I like alt country so I'm very okay with this album. Love The Men. They just seem like dudes that unabashedly play whatever the hell they want. If older fans were knocked out by the Replacements-esque "Candy" on Open Your Heart....they are in for a rude awakening with New Moon. Love it tho. Ha, already have a follow up recorded. Sacred Bones is luccckkkyy.

Killer live show as well!
This band is going to be huge for Sacred Bones, which is awesome because they put out sweet stuff and Caleb Braaten, who founded the label, seems like a really great dude.

And yeah, there's going to be a line in the sand in terms of people's response to this record, and you and I and others you dig alt-country a lot are going to be on one side and those who don't or were really, really into their noise rock stuff are going to be on the other side. It also comes down to how much unevenness you can handle in terms of style on one album haha.
08:10 AM on 03/05/13
#4
EndlessPrisoner
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great review chris. glad to finally read it
08:45 AM on 03/05/13
#5
SpyKi
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Liked the nosier songs on this a lot more than the mellower ones so maybe I should check out an older record of theirs?
10:00 AM on 03/05/13
#6
Jeff_Ryan
easy come and easy go, whatever
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Love this record
10:19 AM on 03/05/13
#7
Nuns On A Bus
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Great album, great review as well.
10:36 AM on 03/05/13
#8
Theseventhson
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Worst record I've heard this year I think.
10:53 AM on 03/05/13
#9
Chris Collum
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Worst record I've heard this year I think.
Was thinking about you

Quote:
While some (fans of the now-absent noise) will certainly give up on the band after this record

To each their own, I love it
12:19 PM on 03/05/13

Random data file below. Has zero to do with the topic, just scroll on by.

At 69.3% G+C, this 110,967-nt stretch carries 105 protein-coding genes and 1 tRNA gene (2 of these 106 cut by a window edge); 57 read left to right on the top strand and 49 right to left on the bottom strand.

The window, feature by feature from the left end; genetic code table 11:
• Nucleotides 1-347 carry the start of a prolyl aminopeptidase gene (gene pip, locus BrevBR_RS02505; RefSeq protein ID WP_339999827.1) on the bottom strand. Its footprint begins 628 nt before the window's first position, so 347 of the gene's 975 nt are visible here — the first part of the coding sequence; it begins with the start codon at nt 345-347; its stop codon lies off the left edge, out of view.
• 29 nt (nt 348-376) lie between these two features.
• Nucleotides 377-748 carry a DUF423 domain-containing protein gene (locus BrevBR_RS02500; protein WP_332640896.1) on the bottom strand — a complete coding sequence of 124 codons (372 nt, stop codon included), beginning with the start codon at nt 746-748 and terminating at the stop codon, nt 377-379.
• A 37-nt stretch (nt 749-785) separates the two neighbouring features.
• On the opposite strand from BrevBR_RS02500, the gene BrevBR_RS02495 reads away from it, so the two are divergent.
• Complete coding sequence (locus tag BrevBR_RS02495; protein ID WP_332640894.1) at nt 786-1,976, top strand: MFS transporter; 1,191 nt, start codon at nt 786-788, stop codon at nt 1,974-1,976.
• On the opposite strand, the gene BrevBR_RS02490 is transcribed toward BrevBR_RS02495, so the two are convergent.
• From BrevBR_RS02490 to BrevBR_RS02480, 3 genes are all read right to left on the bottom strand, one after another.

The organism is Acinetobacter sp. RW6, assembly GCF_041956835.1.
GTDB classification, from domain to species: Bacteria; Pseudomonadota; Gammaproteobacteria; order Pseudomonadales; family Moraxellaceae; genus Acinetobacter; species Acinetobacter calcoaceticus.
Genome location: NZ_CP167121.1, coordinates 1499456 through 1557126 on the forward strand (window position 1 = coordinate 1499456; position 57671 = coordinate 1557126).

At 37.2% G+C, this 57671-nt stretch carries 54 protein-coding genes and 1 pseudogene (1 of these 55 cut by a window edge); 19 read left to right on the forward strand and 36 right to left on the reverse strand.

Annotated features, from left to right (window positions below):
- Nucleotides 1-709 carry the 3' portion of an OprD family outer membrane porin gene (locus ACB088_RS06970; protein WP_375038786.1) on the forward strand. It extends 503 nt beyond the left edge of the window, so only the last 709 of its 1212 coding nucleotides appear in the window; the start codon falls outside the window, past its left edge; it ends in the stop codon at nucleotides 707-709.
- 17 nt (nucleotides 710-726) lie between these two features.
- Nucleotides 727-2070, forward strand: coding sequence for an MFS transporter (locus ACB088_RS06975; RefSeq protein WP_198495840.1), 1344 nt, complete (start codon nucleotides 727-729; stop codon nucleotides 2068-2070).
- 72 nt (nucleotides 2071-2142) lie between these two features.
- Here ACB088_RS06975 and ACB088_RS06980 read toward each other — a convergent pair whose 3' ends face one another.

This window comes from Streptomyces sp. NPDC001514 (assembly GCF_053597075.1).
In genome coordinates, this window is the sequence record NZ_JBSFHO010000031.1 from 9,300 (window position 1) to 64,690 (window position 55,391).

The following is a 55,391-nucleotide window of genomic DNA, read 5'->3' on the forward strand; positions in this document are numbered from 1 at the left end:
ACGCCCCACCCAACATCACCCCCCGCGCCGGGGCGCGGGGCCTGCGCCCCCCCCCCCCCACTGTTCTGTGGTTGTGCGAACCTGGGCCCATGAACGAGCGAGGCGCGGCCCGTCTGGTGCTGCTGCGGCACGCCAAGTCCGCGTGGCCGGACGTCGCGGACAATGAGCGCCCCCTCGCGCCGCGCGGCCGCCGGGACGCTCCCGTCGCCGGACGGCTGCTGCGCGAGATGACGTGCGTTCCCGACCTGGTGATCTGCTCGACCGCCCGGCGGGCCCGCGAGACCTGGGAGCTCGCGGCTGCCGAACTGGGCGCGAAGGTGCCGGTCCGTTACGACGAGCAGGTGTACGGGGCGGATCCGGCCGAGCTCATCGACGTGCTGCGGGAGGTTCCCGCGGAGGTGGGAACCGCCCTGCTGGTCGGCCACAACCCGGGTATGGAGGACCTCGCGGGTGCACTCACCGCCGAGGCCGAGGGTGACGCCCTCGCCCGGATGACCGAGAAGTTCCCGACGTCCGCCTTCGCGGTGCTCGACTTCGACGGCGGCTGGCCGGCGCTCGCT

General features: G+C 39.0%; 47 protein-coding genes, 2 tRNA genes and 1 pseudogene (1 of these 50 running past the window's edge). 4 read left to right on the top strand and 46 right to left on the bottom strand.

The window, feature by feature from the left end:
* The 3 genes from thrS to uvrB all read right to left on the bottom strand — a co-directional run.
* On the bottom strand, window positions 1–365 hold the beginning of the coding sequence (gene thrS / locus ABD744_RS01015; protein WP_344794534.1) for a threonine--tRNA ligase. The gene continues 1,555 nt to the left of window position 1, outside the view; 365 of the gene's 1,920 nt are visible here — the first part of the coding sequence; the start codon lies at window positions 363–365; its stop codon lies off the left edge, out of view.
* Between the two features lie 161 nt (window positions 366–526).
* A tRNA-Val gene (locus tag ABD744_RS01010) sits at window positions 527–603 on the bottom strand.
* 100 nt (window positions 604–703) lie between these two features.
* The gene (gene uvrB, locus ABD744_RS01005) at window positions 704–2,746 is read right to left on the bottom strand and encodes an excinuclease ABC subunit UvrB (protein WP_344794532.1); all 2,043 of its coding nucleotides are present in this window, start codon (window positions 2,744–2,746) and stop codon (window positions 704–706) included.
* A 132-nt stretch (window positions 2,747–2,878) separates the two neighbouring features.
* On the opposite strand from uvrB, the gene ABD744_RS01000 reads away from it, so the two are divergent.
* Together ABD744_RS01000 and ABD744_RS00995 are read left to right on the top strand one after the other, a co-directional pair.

lightcollapse
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Saying that fans of the "noise" will give up on the band just because this release is more cleaned up is kind of ridiculous - Leave Home wasn't that noisy to begin with, but certainly took a lot more risks, and didn't feel self-parodic like this album does (see: "Bird Sawng").

I don't really care for this album, but this was a well thought out review, Chris, The Mekons and Fakebook comparisons were good calls.
12:29 PM on 03/05/13
Chris Collum
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Saying that fans of the "noise" will give up on the band just because this release is more cleaned up is kind of ridiculous - Leave Home wasn't that noisy to begin with, but certainly took a lot more risks, and didn't feel self-parodic like this album does (see: "Bird Sawng").

I don't really care for this album, but this was a well thought out review, Chris, The Mekons and Fakebook comparisons were good calls.
I don't think fans of Leave Home will ditch the band just because the new record is less noisy, but more so because the band has undergone a stylistic shift for which they don't really care. It happens when bands jump the tracks sometimes.

I agree that Leave Home took more risks. That is probably still my favorite record that these guys have put out, largely for that reason. But I also disagree with the notion that New Moon is in any way "safe," (you didn't say that specifically but I'm inferring, possibly incorrectly). I think the record goes in a lot of directions that most people didn't expect it to, and also will alienate a lot of fans, partially for that reason. So yeah, I think it does take some risks and it pays off a lot more than it doesn't.

If I wasn't so adamantly opposed to self-revising after the fact, I would have gone back and added that I don't really care for "Bird Song" either. That track does indeed fall flat, I agree.

Thanks homie, especially for taking the time to read it.

Also I'd like to just get this out there, but I don't really think this record is a 9/10. But we are supposed to use a 6.5, 7, 7.5, 8, etc. scale. I'd give it around an 8.8 probably.
01:03 PM on 03/05/13
SmeezyBeezy
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Nice review, Chris Chris.

I like alt country so I'm very okay with this album. Love The Men. They just seem like dudes that unabashedly play whatever the hell they want. If older fans were knocked out by the Replacements-esque "Candy" on Open Your Heart....they are in for a rude awakening with New Moon. Love it tho. Ha, already have a follow up recorded. Sacred Bones is luccckkkyy.

Killer live show as well!
Thinkin about seeing them on Saturday.
01:09 PM on 03/05/13
Holly HoX!
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Thinkin about seeing them on Saturday.
Really really good. Saw Tame last night.
02:11 PM on 03/05/13
shit stroll
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Worst record I've heard this year I think.
agreed
02:12 PM on 03/05/13
shit stroll
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also worst review of the year